Saturday, March 22, 2003

Friday, March 21, 2003

Get your Saddam doll now

Right here, thanks to Michele.

The interactive missile is a nice touch.

Love is...

Well, if you're a woman, it might be something like this.

But we Real Men see things a little differently.

For instance, my alma mater was about 8:1 men to women when I was there, so I often found myself in late night bull sessions with frustrated co-geeks. This often involved evaluating women in ever more spectacular terms. Most of these were of the form "I would < ordeal > just to < reward >".

Typical ordeals were "I'd slide on my ass down a mile of razor blades into a pool of alcohol" or "I'd slither on my belly for a mile over salted broken glass".

The rewards would be things like "jack off in her shadow", "drink her bathwater", "hear her pee in a bucket over the telephone", or perhaps "get a sniff of the exhaust from the truck that carried her dirty laundry". And they got worse from there, particularly the ones involving corn. But I'll spare you the details - see what I do for you?

Incidentally, not once in all those professions of lust did I hear a promise to put toilet seats down. We have to draw the line somewhere.

Keep an eye on The Command Post

Right here. It's a blog with multiple contributors that's keeping up with events in Iraq.

There's also a special version of Popdex dedicated to the war here.

Of course there's always Sgt. Stryker's team for all things military and a lot more besides. PP himself points to this blog by embedded reporters of the BBC.

It's true!

The Advice Goddess notes that men are better than vibrators.

Links between Iraq and al-Qaeda

Alex Knapp has them here, and TV Henry provides even more in the comments.

Via Michele (with one 'l'), who deserves her self-congratulations.

Mobile numbers to be added to 411

I don't think I like this.

Robbed from Robyn.

More than they bargained for

Who wants a job that's the same old same old every day when you can be a librarian?

Link via Bookslut.

Thursday, March 20, 2003

Saddam dead?

It seems that some are claiming we got Saddam yesterday. I certainly hope they're right, but that doesn't sound too likely based on what I read in "Saddam's Bombmaker", which I've linked several times before. I've loaned it out, so I'll have to go by memory.

As I recall, Saddam and an entourage showed up at a random household. The owner let them all in and offered to make tea, but a member of the entourage insisted on making it instead. The "host" had some, then woke up the next day to find the guests gone and an envelope of cash left behind.

If that is going on, it will be incredibly difficult to find Saddam unless you're an Iraqi. But I'm betting that someone will drop a dime on him before it's over.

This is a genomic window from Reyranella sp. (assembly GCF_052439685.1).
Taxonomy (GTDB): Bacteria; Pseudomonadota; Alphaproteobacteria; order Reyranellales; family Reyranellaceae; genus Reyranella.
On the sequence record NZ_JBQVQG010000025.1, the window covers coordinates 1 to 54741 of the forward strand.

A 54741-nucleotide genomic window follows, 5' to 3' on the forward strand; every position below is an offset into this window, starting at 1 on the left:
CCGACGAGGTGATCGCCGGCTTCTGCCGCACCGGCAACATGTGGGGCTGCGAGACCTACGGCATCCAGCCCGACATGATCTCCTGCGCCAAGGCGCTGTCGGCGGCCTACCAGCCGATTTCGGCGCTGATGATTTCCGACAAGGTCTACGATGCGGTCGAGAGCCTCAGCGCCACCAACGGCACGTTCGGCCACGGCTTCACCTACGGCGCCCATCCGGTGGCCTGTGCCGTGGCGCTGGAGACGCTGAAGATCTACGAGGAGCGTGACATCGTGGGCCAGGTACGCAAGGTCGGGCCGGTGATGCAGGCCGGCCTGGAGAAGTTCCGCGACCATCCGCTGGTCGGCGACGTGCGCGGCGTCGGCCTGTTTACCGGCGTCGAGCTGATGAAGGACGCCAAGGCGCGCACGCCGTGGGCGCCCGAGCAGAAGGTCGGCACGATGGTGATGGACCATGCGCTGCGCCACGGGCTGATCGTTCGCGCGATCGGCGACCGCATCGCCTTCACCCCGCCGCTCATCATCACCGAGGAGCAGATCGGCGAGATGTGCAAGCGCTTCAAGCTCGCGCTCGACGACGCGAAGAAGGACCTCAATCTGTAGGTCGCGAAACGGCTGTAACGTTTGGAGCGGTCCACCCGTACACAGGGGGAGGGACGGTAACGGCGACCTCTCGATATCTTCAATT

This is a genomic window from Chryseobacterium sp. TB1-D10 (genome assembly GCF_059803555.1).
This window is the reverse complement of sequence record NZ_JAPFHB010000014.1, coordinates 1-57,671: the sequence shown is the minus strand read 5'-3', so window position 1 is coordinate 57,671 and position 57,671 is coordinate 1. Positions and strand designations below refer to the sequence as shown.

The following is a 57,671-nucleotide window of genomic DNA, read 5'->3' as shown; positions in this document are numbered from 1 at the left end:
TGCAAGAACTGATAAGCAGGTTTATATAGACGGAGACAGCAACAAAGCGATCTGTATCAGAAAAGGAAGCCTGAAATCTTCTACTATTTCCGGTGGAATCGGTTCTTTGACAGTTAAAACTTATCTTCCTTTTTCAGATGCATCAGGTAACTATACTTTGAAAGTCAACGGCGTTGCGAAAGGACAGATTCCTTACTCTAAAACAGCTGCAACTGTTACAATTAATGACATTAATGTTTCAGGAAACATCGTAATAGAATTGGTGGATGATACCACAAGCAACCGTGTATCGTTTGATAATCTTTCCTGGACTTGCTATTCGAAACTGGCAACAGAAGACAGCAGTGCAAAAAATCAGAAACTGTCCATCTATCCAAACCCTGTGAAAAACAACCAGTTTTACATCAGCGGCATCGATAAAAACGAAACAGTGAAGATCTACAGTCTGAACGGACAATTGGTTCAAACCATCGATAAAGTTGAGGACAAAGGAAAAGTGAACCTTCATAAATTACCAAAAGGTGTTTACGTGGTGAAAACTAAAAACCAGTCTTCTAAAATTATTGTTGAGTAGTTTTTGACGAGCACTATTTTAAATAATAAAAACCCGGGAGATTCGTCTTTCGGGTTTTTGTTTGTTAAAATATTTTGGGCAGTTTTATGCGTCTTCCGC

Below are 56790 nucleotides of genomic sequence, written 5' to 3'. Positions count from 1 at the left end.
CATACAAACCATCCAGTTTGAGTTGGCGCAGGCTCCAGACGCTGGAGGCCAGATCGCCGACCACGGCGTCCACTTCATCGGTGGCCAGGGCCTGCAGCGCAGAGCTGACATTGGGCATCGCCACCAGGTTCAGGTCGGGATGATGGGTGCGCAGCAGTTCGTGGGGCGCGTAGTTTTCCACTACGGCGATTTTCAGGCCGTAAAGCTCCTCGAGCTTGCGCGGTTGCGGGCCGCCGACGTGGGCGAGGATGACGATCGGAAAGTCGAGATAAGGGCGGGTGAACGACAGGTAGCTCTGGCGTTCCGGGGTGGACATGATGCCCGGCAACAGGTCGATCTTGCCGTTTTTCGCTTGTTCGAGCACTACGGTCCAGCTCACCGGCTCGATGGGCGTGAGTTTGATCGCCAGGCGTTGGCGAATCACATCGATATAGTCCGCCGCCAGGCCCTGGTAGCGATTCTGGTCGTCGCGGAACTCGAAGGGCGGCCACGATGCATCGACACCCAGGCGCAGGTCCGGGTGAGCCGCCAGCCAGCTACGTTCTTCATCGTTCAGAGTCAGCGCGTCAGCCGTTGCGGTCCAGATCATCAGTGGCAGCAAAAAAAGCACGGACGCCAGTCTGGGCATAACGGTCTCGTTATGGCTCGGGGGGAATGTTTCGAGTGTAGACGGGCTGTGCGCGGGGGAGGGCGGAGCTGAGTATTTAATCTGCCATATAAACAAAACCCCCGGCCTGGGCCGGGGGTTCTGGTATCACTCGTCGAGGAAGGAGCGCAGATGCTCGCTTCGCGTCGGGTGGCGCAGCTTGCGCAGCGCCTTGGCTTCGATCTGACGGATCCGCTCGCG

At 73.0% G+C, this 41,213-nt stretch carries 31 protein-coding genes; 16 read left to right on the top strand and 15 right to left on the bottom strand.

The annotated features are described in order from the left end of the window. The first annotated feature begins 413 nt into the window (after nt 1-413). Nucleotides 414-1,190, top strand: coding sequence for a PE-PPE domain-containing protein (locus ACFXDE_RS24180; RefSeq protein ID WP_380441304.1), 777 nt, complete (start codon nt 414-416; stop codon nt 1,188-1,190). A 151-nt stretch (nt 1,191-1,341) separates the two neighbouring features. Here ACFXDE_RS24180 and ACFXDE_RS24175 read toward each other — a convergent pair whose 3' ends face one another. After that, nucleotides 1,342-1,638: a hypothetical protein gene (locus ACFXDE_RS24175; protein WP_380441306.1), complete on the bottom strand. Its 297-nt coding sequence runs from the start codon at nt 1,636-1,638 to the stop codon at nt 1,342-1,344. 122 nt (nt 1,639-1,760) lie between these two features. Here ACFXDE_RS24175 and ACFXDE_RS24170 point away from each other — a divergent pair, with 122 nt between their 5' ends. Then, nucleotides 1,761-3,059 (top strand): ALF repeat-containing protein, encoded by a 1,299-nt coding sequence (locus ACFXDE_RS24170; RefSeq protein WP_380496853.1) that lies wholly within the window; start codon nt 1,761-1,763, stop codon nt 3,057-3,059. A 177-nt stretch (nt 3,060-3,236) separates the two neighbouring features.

It's an outrage!

Forbes is polling for the best blog about the economy, and Asymmetrical Information isn't one of the choices. There are some good choices there, but still...

Ha! - it appears that 'none of the above' is winning. I voted for Knowledge Problem, Lynne Kiesling's blog.

Collateral damage?

Glenn Reynolds led me to this, which offers an intriguing theory about where Saddam Hussein may be hiding if he's still alive, and not hiding out dressed as a woman in an orphanage.

I say blast it to kingdom come. As for giving warning first, I'll have to think about that...

UPDATE: Steven Den Beste disagrees with the theory above here.

Why we didn't finish the job in 1991

Good stuff at Matt Welch's here and here.

From this book.


We're rolling in Iraq, and Lori Ann Byrnes is all over it.

DanceSport 102 - the dances

One of the things that struck me about DanceSport was how utterly arbitrary some of it seemed. Why those dances, and how did they come to be defined the way that they were?

As you might imagine, there are bureaucrats and committees involved. Without going too much into that, the result is a taxonomy of sorts for ballroom dance.

Of course we Americans can't agree with the Europeans on what is what. They have "international" style, vs. our "American" style. Although some names are similar (foxtrot, tango, rumba), the dances are significantly different. The international style typically is less permissive, and if Dancesport achieves full Olympic status, it will be their variety.

Also, there are "smooth" or "standard" dances and there are "rhythm" dances. Examples of the first two are slow foxtrot, waltz, quickstep, Viennese waltz, and tango. For rhythm dances, examples are rumba, bolero, mambo, merengue, samba, cha-cha (or cha-cha-cha in Europe), paso doble, east coast swing, west coast swing, hustle and jive. The smooth dances are snootier and competitions are done in evening dress. Rhythm dances IMO are lot more fun to watch and to do, and the women dress very provocatively.